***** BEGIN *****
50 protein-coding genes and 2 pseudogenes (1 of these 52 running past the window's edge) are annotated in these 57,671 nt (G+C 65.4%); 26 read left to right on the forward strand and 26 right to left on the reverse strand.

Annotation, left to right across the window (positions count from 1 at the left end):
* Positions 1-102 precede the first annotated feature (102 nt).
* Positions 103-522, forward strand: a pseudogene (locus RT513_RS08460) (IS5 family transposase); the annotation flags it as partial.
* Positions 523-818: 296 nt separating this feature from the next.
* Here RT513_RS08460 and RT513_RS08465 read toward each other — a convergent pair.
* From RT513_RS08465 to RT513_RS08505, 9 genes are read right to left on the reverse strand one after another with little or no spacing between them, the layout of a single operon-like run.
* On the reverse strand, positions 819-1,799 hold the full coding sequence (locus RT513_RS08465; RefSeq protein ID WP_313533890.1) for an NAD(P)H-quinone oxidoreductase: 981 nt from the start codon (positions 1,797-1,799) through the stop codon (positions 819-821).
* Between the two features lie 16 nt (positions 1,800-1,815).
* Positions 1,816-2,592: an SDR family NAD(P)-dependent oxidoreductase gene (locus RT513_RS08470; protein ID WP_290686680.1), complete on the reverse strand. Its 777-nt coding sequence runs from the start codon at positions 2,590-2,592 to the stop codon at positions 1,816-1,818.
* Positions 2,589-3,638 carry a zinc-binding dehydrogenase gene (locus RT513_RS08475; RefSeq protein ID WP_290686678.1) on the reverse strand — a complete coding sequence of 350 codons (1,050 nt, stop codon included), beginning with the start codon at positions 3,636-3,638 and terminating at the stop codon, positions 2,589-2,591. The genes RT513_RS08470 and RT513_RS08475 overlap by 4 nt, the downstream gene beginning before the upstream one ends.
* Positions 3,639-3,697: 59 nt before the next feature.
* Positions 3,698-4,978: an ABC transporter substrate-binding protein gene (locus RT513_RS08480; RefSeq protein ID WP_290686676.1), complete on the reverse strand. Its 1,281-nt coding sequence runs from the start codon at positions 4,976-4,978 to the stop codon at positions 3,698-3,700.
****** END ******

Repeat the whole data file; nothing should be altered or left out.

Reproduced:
50 protein-coding genes and 2 pseudogenes (1 of these 52 running past the window's edge) are annotated in these 57,671 nt (G+C 65.4%); 26 read left to right on the forward strand and 26 right to left on the reverse strand.

Annotation, left to right across the window (positions count from 1 at the left end):
* Positions 1-102 precede the first annotated feature (102 nt).
* Positions 103-522, forward strand: a pseudogene (locus RT513_RS08460) (IS5 family transposase); the annotation flags it as partial.
* Positions 523-818: 296 nt separating this feature from the next.
* Here RT513_RS08460 and RT513_RS08465 read toward each other — a convergent pair.
* From RT513_RS08465 to RT513_RS08505, 9 genes are read right to left on the reverse strand one after another with little or no spacing between them, the layout of a single operon-like run.
* On the reverse strand, positions 819-1,799 hold the full coding sequence (locus RT513_RS08465; RefSeq protein ID WP_313533890.1) for an NAD(P)H-quinone oxidoreductase: 981 nt from the start codon (positions 1,797-1,799) through the stop codon (positions 819-821).
* Between the two features lie 16 nt (positions 1,800-1,815).
* Positions 1,816-2,592: an SDR family NAD(P)-dependent oxidoreductase gene (locus RT513_RS08470; protein ID WP_290686680.1), complete on the reverse strand. Its 777-nt coding sequence runs from the start codon at positions 2,590-2,592 to the stop codon at positions 1,816-1,818.
* Positions 2,589-3,638 carry a zinc-binding dehydrogenase gene (locus RT513_RS08475; RefSeq protein ID WP_290686678.1) on the reverse strand — a complete coding sequence of 350 codons (1,050 nt, stop codon included), beginning with the start codon at positions 3,636-3,638 and terminating at the stop codon, positions 2,589-2,591. The genes RT513_RS08470 and RT513_RS08475 overlap by 4 nt, the downstream gene beginning before the upstream one ends.
* Positions 3,639-3,697: 59 nt before the next feature.
* Positions 3,698-4,978: an ABC transporter substrate-binding protein gene (locus RT513_RS08480; RefSeq protein ID WP_290686676.1), complete on the reverse strand. Its 1,281-nt coding sequence runs from the start codon at positions 4,976-4,978 to the stop codon at positions 3,698-3,700.